Sunday, June 16, 2024


The erstwhile conservative Catholic Church here in Botswana appears to have taken the first step to move with the times to join the rest of the world over the vexing issue of homosexuality.

The newly crowned Bishop of the Gaborone Diocese, the Right Reverend, Frank Atese Nubuasah has said, in his first interview with the print media as the new Bishop of Gaborone, that the Church does not live in a vacuum and therefore cannot turn a blind eye on what is happening around the world.

Nubuasah now oversees his flock in Gaborone after serving two decades as Bishop at the country’s second city of Francistown. He has shared the notion that human beings should not judge one another.

In an interview with The Sunday Standard, he said that the Church has no intention to be at logger heads with the State for de-criminalizing homosexuality.

He was responding to a question seeking the position of the Church regarding decriminalization of same sex practices.

Following the land mark ruling by the High Court in Gaborone about three months ago that same sex practices should be decriminalized, there was an outcry from Christians – some of whom declared that the ruling was one of the signs that the world is coming to an end. 

Some members of society had expressed displeasure that the ruling would expose Botswana to God’s wrath that was experienced by the Biblical Gomorrah and Sodoma.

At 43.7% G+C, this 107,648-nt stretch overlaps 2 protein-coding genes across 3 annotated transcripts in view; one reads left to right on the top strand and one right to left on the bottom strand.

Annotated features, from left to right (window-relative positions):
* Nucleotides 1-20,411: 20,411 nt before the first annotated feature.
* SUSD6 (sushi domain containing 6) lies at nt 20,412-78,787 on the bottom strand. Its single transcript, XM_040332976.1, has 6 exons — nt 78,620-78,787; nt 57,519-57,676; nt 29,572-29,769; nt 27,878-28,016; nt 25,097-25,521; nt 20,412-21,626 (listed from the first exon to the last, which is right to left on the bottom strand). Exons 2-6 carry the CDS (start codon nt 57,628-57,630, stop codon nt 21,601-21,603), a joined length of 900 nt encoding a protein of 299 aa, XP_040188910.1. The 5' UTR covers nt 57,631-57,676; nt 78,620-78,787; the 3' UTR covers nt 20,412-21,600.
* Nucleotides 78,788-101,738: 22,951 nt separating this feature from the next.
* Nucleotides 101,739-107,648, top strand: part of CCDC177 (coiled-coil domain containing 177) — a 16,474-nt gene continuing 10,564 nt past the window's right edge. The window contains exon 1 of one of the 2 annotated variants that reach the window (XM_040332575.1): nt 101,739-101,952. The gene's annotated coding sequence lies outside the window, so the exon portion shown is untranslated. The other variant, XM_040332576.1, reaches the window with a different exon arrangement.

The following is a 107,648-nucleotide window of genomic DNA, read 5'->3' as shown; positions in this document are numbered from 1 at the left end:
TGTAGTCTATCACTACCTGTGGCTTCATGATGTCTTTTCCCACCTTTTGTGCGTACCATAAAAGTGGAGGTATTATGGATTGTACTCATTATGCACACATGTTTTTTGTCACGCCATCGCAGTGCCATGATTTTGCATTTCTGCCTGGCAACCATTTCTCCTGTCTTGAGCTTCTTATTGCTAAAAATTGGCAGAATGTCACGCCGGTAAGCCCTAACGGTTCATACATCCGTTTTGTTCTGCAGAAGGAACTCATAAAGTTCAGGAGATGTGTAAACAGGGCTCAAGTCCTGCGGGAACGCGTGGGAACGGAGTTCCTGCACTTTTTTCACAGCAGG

In political circles, an opposition parliamentarian blamed President Dr Mokgweetsi Masisi for influencing the High Court ruling. The legislator’s opinion was that it was an abomination to both Christianity and Setswana culture and tradition.

“First of all we preach that homosexuality is not natural. But the Church cannot fight the government over the issue. Secondly, we preach the Word of God but whatever two adults engage in their locked bed rooms is none of our concern. We cannot keep watch over people that way. Thirdly, like His Holiness Pope Francis has said, who am I to judge?” asked Bishop Nubuasah.

He further highlighted that even if same sex practice is legalized the government cannot force him or any other pastor as Marriage Officers to wed people of same sex. Neither can he do that of his own volition.

On what his installation meant to him he said it was the continuation of the journey the church has been in; which entails increased work load and commitment. For two years, since his predecessor left, he said there has been stagnancy now it was time to set up strategic plans to take the church forward. He has no intentions of coming up with immediate changes.

“The diocese should not expect major changes. The message will still be the same. The style won’t be the same because we differ in character. We are not here to compete with anybody. We should support each other; draw strategic plans together as the church. We have work to do together,” he said.

He highlighted that the Church has indeed been a government’s developmental partner for a long time. But, he reasoned, the church’s role is to preach the Word to the world; so where need arose the church helped by any means it could afford.

“Back in the 1920s the Church helped with education and health. We helped build schools and clinics. When the government managed to take over, we decided to withdraw so it takes over while we continue with our major mandate of spreading the gospel,” said Bishop Nubuasah.

He explained that his position of Bishop of Francistown would be replaced soon as there would be elections in a few weeks, for a Pastoral Administrator which would be followed by ordination next year. The Bishop elect would be able to execute some of tasks like confirmation of the faithful.


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